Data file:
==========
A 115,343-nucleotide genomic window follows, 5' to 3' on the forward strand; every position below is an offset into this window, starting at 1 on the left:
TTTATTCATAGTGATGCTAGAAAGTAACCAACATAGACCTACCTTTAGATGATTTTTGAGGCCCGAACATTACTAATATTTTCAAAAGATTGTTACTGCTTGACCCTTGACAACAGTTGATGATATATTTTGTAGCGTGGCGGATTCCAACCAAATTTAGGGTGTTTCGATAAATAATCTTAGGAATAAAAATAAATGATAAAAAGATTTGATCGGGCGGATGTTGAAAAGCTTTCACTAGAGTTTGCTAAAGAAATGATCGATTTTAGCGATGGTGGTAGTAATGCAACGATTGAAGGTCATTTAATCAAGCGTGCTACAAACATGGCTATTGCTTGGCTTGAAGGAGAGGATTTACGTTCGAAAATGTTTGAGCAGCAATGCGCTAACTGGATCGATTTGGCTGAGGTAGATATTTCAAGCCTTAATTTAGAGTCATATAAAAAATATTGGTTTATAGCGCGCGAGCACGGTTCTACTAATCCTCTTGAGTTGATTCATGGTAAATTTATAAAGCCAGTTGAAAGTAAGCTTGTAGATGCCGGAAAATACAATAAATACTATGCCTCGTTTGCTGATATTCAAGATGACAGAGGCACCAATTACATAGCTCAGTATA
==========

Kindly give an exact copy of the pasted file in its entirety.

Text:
A 115,343-nucleotide genomic window follows, 5' to 3' on the forward strand; every position below is an offset into this window, starting at 1 on the left:
TTTATTCATAGTGATGCTAGAAAGTAACCAACATAGACCTACCTTTAGATGATTTTTGAGGCCCGAACATTACTAATATTTTCAAAAGATTGTTACTGCTTGACCCTTGACAACAGTTGATGATATATTTTGTAGCGTGGCGGATTCCAACCAAATTTAGGGTGTTTCGATAAATAATCTTAGGAATAAAAATAAATGATAAAAAGATTTGATCGGGCGGATGTTGAAAAGCTTTCACTAGAGTTTGCTAAAGAAATGATCGATTTTAGCGATGGTGGTAGTAATGCAACGATTGAAGGTCATTTAATCAAGCGTGCTACAAACATGGCTATTGCTTGGCTTGAAGGAGAGGATTTACGTTCGAAAATGTTTGAGCAGCAATGCGCTAACTGGATCGATTTGGCTGAGGTAGATATTTCAAGCCTTAATTTAGAGTCATATAAAAAATATTGGTTTATAGCGCGCGAGCACGGTTCTACTAATCCTCTTGAGTTGATTCATGGTAAATTTATAAAGCCAGTTGAAAGTAAGCTTGTAGATGCCGGAAAATACAATAAATACTATGCCTCGTTTGCTGATATTCAAGATGACAGAGGCACCAATTACATAGCTCAGTATA